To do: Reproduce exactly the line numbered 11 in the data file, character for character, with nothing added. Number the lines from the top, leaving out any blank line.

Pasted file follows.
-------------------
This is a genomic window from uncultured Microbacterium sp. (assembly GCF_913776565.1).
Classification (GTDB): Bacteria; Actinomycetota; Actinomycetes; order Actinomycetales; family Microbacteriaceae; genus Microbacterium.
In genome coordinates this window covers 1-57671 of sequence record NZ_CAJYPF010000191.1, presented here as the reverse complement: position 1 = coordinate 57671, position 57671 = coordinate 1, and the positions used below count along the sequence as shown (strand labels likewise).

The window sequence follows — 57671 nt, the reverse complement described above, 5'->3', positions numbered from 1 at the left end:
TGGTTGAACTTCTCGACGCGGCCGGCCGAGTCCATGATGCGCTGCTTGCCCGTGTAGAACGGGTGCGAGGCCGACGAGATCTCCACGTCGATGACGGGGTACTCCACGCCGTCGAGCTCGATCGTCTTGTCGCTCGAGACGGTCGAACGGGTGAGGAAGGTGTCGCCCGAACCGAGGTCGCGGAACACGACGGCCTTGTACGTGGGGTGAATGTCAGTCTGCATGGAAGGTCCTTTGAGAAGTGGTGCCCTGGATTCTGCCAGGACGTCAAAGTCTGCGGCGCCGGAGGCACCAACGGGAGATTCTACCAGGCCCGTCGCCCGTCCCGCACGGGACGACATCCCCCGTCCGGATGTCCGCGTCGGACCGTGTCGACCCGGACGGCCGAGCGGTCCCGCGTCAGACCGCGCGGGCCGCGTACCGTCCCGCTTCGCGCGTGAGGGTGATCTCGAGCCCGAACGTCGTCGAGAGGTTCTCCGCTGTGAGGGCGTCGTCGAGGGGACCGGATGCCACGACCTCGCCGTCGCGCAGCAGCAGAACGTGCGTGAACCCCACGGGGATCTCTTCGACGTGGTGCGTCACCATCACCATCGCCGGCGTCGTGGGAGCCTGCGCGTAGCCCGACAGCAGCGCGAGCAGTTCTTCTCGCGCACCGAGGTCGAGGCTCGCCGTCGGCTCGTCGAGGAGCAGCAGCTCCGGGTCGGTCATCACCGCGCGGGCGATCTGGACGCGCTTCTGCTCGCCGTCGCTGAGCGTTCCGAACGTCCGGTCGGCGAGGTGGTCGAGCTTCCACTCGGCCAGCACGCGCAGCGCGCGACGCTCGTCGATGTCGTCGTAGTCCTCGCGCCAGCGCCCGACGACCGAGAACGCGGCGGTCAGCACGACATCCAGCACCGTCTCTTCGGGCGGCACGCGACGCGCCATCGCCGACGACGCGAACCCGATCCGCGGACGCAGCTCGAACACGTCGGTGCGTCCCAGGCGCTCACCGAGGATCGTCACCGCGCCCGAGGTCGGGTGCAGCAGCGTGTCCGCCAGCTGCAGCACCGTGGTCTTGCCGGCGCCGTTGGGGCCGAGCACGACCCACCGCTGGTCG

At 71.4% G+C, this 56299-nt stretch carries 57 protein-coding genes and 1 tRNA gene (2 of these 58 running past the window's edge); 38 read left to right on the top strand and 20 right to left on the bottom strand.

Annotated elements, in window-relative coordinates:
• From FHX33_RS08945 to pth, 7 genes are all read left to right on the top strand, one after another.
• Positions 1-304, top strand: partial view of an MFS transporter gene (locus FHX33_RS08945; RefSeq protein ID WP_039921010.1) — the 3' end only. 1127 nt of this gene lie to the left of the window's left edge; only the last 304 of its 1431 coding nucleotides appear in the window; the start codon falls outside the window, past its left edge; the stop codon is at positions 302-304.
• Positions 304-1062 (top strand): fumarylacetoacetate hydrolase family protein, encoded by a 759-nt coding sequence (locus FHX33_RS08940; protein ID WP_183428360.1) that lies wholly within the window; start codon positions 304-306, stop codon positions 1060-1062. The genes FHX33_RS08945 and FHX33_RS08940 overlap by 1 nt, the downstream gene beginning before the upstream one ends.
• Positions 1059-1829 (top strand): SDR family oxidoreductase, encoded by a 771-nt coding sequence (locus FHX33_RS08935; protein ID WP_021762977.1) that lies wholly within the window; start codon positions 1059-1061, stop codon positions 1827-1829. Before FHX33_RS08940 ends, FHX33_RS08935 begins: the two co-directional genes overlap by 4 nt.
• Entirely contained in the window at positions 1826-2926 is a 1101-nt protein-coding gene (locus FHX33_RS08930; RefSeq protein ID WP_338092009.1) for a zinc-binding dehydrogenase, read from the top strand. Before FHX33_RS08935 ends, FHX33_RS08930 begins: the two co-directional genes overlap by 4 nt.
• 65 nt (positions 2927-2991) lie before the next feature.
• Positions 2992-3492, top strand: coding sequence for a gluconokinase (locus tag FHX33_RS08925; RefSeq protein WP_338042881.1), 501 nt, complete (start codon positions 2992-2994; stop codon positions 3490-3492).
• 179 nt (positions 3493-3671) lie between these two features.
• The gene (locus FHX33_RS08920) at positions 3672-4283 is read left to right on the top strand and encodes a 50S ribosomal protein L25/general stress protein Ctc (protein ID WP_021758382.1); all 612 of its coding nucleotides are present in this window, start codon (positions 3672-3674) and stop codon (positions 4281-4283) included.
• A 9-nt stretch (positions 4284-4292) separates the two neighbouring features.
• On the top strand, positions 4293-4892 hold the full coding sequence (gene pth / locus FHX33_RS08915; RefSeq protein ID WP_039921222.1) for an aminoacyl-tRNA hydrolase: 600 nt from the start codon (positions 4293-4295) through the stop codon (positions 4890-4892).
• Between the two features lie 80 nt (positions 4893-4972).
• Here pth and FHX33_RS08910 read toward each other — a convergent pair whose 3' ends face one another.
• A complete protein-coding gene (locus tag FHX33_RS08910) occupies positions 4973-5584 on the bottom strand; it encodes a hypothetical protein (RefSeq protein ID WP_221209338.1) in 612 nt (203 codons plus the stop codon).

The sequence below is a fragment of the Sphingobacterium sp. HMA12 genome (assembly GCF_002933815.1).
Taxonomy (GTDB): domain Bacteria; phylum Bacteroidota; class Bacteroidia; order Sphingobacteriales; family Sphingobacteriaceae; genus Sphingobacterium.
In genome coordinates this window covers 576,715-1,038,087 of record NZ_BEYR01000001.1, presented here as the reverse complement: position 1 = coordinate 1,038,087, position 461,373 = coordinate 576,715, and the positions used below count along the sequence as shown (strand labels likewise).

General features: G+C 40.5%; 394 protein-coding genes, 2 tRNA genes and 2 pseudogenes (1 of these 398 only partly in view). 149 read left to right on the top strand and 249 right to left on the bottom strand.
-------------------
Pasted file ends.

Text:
• Positions 1059-1829 (top strand): SDR family oxidoreductase, encoded by a 771-nt coding sequence (locus FHX33_RS08935; protein ID WP_021762977.1) that lies wholly within the window; start codon positions 1059-1061, stop codon positions 1827-1829. Before FHX33_RS08940 ends, FHX33_RS08935 begins: the two co-directional genes overlap by 4 nt.